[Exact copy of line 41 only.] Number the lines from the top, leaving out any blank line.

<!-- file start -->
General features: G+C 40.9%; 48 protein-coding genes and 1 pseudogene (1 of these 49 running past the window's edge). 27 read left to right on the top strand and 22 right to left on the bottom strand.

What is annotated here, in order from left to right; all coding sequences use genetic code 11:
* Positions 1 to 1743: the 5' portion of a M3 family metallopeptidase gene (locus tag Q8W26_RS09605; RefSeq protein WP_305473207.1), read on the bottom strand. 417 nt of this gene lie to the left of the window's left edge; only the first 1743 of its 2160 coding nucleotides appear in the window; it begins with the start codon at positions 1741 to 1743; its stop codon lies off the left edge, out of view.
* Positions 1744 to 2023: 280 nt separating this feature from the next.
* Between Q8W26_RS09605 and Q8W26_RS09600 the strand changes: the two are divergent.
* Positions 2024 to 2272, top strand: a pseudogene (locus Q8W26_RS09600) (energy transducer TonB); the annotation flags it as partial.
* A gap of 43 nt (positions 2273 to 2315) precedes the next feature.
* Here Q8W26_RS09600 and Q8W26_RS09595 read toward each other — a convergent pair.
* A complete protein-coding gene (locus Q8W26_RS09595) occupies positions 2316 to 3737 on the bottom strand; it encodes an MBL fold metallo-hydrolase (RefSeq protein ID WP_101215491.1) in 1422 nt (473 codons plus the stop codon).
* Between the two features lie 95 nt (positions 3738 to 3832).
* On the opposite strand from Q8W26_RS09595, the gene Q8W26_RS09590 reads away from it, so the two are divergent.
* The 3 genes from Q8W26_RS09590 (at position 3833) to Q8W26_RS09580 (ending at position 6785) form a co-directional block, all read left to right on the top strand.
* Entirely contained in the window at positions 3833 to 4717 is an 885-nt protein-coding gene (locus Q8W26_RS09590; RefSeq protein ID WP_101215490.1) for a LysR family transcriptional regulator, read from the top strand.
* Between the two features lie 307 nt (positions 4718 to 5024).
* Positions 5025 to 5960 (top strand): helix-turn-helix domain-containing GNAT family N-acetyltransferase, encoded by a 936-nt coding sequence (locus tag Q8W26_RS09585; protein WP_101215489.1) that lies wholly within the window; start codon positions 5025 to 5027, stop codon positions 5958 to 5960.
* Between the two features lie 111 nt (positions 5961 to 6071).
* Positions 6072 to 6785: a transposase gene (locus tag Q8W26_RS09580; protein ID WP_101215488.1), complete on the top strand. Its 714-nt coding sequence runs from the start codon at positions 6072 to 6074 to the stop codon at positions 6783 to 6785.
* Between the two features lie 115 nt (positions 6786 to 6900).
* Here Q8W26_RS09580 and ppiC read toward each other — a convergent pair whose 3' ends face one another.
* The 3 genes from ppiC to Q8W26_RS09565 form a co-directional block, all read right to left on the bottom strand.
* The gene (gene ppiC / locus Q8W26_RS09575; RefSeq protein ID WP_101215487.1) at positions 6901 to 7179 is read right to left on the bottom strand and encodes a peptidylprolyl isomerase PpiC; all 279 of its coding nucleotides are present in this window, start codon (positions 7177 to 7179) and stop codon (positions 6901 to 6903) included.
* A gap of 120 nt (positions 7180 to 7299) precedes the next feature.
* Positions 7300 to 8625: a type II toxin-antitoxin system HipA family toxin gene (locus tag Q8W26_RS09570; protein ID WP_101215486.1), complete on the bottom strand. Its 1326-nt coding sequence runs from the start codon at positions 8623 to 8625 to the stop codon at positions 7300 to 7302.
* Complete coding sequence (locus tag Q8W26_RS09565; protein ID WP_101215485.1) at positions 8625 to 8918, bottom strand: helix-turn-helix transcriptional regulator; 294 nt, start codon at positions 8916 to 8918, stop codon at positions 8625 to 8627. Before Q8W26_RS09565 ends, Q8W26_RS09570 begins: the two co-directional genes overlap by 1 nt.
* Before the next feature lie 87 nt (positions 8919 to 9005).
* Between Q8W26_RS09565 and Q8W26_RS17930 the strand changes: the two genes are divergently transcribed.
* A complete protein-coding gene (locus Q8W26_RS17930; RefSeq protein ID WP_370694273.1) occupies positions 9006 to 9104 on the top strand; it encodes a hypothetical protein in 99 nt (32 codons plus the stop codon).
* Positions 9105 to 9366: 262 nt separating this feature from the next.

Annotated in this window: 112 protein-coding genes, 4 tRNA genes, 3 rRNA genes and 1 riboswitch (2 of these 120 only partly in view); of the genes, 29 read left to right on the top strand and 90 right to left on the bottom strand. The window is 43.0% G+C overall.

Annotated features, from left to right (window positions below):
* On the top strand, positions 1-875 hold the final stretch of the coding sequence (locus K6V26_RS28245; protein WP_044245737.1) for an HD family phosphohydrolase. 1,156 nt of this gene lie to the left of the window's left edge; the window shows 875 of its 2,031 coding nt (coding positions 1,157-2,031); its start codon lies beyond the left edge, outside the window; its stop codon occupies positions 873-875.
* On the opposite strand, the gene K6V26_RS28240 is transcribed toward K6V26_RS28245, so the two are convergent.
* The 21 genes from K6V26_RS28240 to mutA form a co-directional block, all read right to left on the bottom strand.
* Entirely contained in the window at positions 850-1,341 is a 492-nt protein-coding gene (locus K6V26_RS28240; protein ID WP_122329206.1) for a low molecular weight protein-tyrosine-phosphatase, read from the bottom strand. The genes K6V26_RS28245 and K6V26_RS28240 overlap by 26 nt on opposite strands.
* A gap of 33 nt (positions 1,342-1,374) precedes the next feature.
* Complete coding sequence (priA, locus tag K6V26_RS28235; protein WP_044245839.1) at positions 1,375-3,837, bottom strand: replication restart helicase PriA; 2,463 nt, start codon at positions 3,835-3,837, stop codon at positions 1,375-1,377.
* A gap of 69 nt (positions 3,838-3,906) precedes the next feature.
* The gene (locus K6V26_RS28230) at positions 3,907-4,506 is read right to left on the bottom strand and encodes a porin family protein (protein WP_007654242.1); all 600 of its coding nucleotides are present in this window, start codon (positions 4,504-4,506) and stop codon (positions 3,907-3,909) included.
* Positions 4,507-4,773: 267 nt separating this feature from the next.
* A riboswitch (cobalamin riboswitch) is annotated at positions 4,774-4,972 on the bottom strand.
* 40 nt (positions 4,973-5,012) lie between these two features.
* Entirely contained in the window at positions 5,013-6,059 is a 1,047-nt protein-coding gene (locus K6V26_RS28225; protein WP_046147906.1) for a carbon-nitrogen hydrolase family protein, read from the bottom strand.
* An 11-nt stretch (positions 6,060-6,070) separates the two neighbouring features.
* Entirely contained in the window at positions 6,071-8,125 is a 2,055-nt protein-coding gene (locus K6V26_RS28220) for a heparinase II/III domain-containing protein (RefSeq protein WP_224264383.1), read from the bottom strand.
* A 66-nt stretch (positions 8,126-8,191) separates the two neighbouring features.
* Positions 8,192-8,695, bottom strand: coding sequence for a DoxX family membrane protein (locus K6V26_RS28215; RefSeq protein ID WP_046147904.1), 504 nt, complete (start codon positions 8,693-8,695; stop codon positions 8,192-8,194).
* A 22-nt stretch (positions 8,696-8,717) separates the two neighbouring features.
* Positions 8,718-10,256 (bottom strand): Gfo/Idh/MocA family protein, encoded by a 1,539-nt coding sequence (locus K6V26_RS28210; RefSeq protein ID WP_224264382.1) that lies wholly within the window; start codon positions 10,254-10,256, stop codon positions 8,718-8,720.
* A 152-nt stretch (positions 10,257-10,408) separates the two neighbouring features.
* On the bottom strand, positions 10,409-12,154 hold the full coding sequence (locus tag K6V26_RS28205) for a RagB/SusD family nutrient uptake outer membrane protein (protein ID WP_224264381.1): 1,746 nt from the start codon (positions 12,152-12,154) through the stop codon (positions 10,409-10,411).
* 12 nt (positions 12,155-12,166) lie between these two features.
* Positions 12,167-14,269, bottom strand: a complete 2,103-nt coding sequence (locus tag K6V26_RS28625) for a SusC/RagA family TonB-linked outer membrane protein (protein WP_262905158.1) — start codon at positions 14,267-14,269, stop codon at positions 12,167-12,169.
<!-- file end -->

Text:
* 40 nt (positions 4,973-5,012) lie between these two features.